Presentation on theme: "Robertson & Good - AIED 2005 Adventure Author: An Authoring Tool for 3D Virtual Reality Story Construction Judy Robertson eMotion Lab Glasgow Caledonian."— Presentation transcript:
Robertson & Good - AIED 2005 Adventure Author: An Authoring Tool for 3D Virtual Reality Story Construction Judy Robertson eMotion Lab Glasgow Caledonian University Judith Good Ideas Lab University of Sussex
Judith Good - AIED 2005 Story making Stories are a natural part of children’s collaborative play; Although children don’t lose their imaginations as they get older, opportunities for story making become fewer and more formal; Story making becomes story writing, which excludes children who have difficulties with text; How can we put enjoyment back into story making for older children? One approach is to broaden the range of media in which children can create stories.
Judith Good - AIED 2005 Stories and Game Creation Technology now allows children to create their own games: –build areas; –create characters; –develop plots (and explore branching plots); –write dialogue. Thus, game creation has potential in an educational context for developing story making skills; Adventure Author scaffolds the creation of stories in a 3D VR world.
Judith Good - AIED 2005 Adventure Author Development 1.Interviews with teachers, children and game designers to identify requirements of authoring tool (Good & Robertson, 2004) 2.Extensive field work to identify strengths and weaknesses of existing game authoring tools (Robertson & Good, 2004) 3.Low tech prototyping of interactive story representations (Goolnik, Robertson & Good, submitted; Good & Robertson, 2003); 4.High tech prototyping of interactive story representations 5.Expert evaluation of prototype (Robertson & Good, 2005)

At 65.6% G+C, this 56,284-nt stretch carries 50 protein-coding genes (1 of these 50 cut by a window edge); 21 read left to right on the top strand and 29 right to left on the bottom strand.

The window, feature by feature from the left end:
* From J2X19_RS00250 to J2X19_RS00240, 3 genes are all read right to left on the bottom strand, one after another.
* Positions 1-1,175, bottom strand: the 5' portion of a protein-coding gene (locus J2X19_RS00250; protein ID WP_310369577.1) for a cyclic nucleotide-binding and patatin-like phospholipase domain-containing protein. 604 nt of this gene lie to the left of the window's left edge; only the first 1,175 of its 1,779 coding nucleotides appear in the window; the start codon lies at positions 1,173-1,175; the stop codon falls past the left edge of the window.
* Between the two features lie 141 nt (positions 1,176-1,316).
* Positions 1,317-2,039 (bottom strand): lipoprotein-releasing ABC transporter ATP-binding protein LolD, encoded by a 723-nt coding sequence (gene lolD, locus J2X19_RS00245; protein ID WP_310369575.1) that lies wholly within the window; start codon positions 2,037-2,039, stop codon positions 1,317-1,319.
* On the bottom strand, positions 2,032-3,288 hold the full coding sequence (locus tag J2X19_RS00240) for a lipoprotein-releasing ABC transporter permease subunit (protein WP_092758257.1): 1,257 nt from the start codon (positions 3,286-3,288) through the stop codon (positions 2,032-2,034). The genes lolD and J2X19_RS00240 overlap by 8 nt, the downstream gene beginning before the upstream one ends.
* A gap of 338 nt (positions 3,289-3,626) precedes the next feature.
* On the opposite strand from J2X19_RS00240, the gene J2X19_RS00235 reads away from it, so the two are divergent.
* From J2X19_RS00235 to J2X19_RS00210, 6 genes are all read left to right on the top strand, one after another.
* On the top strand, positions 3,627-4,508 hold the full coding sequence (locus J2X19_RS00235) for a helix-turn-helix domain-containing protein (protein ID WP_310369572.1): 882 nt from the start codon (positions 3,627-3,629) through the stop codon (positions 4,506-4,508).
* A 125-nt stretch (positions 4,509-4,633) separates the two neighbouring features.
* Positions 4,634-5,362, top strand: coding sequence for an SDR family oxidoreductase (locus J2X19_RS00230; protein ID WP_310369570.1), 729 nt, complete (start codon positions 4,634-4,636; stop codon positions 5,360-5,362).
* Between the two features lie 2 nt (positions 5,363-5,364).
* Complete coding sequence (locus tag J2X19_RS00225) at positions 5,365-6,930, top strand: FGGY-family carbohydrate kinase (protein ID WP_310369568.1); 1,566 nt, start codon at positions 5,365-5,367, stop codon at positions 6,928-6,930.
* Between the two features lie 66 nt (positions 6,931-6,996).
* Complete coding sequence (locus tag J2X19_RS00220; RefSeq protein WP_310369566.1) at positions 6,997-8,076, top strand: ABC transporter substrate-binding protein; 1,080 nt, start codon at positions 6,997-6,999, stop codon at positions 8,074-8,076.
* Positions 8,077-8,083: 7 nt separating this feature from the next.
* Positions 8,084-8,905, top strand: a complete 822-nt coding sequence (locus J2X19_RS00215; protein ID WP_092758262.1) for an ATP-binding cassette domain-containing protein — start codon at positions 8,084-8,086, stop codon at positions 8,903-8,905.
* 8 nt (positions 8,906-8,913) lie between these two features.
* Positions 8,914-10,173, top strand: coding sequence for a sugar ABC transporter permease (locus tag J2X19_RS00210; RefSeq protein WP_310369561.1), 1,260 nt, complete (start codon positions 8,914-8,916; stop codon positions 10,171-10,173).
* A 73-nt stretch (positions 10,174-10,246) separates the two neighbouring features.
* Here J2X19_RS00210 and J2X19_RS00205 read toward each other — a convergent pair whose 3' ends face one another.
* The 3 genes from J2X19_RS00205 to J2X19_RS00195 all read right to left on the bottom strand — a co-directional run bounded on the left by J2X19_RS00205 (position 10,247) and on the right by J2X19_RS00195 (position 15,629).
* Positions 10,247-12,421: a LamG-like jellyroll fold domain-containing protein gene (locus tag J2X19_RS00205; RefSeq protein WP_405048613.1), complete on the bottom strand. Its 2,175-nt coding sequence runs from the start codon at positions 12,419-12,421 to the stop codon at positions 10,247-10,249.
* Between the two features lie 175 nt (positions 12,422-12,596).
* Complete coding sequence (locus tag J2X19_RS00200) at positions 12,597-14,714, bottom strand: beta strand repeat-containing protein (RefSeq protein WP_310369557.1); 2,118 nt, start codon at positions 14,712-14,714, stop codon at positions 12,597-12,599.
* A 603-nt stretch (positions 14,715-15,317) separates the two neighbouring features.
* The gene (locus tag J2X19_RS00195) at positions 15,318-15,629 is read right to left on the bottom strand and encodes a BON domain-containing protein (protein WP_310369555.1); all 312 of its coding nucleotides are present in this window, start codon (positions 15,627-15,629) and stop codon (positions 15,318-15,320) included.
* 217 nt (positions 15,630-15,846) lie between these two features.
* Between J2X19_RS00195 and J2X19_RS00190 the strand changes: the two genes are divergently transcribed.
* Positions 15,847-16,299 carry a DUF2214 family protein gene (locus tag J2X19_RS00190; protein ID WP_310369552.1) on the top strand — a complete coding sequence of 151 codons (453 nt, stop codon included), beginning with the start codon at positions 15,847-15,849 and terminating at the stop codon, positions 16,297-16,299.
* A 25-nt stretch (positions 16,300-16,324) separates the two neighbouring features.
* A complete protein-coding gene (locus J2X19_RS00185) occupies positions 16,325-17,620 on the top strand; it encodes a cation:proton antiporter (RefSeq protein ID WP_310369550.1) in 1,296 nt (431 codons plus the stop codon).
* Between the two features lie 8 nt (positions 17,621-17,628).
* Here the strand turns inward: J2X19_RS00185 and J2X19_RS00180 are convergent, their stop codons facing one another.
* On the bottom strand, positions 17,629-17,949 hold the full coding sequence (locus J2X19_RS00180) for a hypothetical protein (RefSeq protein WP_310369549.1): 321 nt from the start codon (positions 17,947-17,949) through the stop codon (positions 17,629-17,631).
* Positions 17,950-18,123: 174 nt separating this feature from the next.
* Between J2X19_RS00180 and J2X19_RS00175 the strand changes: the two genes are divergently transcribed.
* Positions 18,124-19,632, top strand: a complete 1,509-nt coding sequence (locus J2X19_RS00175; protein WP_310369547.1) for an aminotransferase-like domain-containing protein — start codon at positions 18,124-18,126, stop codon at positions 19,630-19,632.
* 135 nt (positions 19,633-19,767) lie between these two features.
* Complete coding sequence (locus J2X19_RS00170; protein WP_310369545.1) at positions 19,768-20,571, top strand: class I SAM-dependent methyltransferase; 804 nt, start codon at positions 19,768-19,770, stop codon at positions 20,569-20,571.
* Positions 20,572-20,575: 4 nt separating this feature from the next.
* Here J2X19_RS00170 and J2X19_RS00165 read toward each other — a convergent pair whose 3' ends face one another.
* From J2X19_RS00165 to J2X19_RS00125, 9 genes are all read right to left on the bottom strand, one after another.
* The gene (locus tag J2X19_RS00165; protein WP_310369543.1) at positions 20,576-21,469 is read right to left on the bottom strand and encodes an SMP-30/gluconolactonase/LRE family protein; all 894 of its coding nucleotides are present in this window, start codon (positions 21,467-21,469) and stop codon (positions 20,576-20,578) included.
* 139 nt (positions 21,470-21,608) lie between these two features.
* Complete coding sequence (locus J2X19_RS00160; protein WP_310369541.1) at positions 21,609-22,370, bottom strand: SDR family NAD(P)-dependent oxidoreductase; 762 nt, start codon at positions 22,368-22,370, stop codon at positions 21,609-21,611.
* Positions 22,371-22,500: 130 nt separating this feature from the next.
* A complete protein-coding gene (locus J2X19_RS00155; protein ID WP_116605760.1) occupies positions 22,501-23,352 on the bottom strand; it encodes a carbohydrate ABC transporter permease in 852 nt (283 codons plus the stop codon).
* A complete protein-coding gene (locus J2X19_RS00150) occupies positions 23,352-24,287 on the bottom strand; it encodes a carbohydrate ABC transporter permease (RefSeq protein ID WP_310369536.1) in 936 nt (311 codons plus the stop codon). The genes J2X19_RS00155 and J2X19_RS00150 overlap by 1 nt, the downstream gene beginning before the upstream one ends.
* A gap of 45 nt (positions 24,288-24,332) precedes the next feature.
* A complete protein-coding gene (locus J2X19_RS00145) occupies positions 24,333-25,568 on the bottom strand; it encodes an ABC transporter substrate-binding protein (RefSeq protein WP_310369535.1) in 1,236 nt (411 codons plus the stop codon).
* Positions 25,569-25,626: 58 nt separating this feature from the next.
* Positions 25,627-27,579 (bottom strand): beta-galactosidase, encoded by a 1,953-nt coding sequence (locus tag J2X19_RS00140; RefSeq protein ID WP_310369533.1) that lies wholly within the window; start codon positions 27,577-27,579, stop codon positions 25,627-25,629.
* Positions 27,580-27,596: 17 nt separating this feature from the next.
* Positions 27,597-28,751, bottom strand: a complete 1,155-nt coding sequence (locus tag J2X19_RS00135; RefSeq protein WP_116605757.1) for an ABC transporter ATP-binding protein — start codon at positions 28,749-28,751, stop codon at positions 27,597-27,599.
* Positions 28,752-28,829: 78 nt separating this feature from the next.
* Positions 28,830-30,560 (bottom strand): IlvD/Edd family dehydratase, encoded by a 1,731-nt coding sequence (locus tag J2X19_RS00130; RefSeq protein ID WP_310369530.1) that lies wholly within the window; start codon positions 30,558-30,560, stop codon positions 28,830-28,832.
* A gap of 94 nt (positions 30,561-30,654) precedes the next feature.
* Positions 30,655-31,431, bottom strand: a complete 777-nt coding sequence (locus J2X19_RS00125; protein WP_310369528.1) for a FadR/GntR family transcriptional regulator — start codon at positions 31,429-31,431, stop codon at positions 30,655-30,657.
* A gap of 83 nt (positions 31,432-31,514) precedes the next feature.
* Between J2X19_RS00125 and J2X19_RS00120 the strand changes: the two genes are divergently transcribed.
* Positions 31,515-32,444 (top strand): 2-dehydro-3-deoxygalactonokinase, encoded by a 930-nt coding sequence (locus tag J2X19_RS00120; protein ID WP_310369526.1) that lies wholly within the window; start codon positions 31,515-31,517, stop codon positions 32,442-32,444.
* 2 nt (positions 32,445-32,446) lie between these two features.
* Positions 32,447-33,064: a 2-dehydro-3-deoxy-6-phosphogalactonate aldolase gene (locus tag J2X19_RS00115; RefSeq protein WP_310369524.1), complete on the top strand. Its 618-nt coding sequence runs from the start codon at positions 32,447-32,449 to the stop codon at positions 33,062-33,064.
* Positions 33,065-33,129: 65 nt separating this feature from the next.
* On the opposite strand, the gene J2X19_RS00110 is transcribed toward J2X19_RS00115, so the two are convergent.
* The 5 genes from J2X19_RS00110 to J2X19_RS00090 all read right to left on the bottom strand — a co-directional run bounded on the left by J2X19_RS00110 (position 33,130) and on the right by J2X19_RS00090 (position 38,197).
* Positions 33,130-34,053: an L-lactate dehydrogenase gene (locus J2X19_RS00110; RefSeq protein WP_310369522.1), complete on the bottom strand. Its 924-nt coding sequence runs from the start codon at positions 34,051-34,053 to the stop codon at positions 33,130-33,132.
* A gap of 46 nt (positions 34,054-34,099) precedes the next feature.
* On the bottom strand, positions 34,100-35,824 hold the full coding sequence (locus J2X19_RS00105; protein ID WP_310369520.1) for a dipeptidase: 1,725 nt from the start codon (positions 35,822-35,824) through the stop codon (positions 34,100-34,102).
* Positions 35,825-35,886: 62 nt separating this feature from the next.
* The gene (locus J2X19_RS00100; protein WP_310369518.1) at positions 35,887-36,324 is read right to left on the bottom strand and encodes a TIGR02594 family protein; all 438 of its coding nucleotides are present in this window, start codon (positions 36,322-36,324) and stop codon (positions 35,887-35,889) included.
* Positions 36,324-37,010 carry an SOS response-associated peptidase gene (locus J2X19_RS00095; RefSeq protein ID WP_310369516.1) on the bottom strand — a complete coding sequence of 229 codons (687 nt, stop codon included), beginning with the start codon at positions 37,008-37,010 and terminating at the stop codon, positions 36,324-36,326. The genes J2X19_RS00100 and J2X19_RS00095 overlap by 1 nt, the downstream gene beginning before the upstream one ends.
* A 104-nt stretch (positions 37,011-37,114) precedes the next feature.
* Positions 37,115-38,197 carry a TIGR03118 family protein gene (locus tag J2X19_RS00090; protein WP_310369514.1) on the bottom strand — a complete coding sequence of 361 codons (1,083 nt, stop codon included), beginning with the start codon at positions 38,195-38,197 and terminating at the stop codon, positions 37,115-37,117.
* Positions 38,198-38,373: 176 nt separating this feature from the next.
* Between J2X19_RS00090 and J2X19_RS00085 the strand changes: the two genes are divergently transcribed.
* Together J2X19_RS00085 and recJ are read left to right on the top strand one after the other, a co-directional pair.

Judith Good - AIED 2005 Adventure Author story structure
Judith Good - AIED 2005 Adventure Author Demo
Judith Good - AIED 2005 Learning Affordances of AA Motivation-inducing learning curve: entire area can be created with minimal effort, complexity arises in later stages (e.g. highlighting something in an area); Situated learning: children (readily) assume persona of game designer; Action-based feedback: children can observe others interact with their game; verbal feedback can augment this, but not strictly necessary; Organic reflection-revision cycle: children reflect on and revise games as a result of feedback (above); Organic collaboration: results from natural interactions, does not need to be designed into the environment or associated tasks;
Judith Good - AIED 2005 Future Work Representation of story at different levels of granularity; Dialogue as narration in addition to text (representational issue); Visual language for specifying story events; Educational scaffolding for the processes of design and reflection.
Judith Good - AIED 2005 Thank you J.Good@sussex.ac.uk Judy.Robertson@gcal.ac.uk